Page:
Splitting the Fruits of a Relationship
Proposed changes to the Property Relationships Act 1976 – will it be more fair?
Written by Denise Evans – Principal, Dispute Resolution
Imagine this. You are the owner of a million-dollar home in Auckland. You have worked hard to pay off the debt and are now debt free. You fall in love and your new partner moves in with you. You meet all your new partners living costs, purchase nice gifts and look forward to spending the rest of your life with this special person. Four years on, your partner says, “it’s over.” Suddenly you are faced with the prospect of going into your golden years with a huge debt having paid out your partner half the value of the home you owned prior to the relationship. You may wish you had listened to your lawyer friend and had put the house into a trust or at least had a contracting out agreement.
The Law Commission is about to release its report on changes to the Property (Relationships) Act 1976 (“PRA”) following an extensive period of review and consultation. It is anticipated that the report will propose some radical changes and is focussed on establishing a regime where parties in a relationship can share the fruits of that relationship in a way that is simpler for people to manage and more fair.
A major change will possibly affect the family home, which if it is owned by one partner at the beginning of the relationship will remain that person’s separate property. Only any increase in value would become relationship property. The increase in value may only arise because of an increase in the property market and is not dependent on contribution made by either partner. This regime may work where property values are rising, however if property values fall, the reality is that even after a long-term relationship, the non-house owning partner will get nothing from the family home. The property-owning partner will retain the home albeit with diminished value.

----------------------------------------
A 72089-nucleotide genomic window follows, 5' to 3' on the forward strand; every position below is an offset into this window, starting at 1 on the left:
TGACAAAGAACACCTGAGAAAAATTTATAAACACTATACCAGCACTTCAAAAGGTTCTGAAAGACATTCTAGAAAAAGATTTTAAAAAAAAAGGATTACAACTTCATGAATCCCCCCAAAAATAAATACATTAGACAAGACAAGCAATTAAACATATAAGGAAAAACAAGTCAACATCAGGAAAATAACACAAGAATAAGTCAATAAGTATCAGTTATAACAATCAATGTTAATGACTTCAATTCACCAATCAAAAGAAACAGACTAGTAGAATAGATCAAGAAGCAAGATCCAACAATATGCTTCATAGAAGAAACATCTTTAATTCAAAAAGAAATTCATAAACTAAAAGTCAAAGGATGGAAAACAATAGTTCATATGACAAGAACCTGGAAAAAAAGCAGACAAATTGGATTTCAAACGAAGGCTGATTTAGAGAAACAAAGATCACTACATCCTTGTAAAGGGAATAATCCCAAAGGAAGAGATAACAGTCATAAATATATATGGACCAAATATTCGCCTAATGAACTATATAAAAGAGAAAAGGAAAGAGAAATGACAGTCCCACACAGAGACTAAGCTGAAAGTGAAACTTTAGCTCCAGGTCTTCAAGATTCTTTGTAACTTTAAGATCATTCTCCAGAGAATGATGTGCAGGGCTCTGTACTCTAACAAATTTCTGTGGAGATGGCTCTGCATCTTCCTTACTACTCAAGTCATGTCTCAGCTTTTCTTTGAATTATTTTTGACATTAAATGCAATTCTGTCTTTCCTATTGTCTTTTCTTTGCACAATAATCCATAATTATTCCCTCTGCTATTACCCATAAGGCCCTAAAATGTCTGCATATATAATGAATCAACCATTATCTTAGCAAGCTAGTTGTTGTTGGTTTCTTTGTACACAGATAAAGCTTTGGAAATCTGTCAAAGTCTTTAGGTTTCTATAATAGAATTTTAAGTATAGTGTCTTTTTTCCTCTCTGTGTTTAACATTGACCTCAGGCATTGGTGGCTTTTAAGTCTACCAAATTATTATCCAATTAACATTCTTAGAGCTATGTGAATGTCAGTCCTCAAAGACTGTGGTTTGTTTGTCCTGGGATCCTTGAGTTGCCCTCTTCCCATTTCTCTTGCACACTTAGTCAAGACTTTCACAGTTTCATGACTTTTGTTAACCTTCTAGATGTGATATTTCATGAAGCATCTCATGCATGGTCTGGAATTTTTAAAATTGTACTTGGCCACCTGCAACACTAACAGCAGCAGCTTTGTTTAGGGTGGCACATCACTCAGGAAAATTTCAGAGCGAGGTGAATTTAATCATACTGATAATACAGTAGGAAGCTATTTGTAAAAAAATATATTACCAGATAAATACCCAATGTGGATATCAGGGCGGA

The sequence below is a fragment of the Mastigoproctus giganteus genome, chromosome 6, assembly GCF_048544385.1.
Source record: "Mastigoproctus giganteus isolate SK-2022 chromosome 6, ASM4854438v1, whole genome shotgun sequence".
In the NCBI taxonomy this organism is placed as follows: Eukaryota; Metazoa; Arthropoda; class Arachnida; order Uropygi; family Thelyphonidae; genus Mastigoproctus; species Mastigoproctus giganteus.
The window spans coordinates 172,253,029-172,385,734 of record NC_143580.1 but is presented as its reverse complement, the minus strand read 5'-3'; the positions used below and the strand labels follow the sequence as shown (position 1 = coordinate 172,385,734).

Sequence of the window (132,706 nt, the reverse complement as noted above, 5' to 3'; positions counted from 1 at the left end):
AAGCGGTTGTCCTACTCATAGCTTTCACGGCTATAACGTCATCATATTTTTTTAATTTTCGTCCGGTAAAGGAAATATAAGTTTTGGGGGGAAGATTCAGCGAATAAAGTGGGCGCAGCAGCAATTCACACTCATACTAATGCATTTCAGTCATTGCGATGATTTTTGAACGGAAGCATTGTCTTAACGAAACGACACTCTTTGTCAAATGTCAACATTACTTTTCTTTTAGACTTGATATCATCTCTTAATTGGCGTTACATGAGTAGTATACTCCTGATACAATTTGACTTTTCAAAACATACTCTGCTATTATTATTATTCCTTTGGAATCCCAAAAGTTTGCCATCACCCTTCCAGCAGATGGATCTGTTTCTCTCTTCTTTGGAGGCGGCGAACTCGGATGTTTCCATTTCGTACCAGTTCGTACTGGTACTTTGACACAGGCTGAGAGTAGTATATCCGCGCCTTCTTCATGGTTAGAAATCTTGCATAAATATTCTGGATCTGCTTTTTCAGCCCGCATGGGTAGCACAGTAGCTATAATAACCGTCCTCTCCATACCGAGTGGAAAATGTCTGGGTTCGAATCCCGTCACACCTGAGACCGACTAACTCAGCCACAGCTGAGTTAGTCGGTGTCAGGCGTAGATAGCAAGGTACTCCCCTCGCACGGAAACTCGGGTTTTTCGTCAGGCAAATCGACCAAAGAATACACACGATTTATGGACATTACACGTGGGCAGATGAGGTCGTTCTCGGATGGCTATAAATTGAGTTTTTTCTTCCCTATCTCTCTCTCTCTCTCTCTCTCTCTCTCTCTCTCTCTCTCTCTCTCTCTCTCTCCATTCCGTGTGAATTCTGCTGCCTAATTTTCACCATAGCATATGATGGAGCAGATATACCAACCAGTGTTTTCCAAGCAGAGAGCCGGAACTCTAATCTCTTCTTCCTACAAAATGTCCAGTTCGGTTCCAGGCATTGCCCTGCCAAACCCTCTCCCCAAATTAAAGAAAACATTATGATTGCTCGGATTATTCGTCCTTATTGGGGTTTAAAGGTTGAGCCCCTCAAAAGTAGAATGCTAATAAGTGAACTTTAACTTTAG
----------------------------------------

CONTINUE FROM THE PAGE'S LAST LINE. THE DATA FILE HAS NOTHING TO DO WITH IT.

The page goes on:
The Family Court is already making bold decisions to address some of the perceived lack of fairness of the present PRA. Her Honour Justice Grice in Kidd v Russell approved the analysis of factors considered by the Family Court Judge when determining that a family home should not be divided equally following a relationship of 6 years. In particular the facts that the relationship was a second time around relationship for both parties and that Ms Russell owned the family home at the time the relationship began were highlighted. This affirmation by the High Court means that the Family Court will be taking a more flexible approach particularly in respect of claims make under s 13 PRA for extraordinary circumstances.
The report will also propose a new measure to be known as the Family Income Sharing Agreement (FISA). Under the proposal where there is significant disparity between the income of the partners that disparity will be resolved through the application of a formula which will combine the incomes and then divide that total by 2. The result will be the income that both partners would be entitled to for a defined time period after the relationship ends. It is proposed that this time-period would in most cases be equal to half of the time duration of the relationship with a cap of up to 5 years. Its proposed that this provision could be extended to take account of the circumstances of the partners. The higher income earning partner will have to pay the lower income partner by monthly instalment and it is proposed that IRD would be used as a payment/enforcement mechanism.
The Court of Appeal in Scott v Williams referred to the work being done by the Law Commission. All five Judges in their respective decisions, discussed the “because of ” wording in section 15 of the PRA and expressed views that the approach suggested in XvX  had not achieved the anticipated result of providing a basis for settlements outside of the Court. Arnold J set out his view of a formula which could be applied to deal with issues of economic disparity.  Elias CJ said it was a matter for legislative reform however in approving the approach taken by Arnold J expressed the hope that his approach would help parties trying to resolve the issue in future.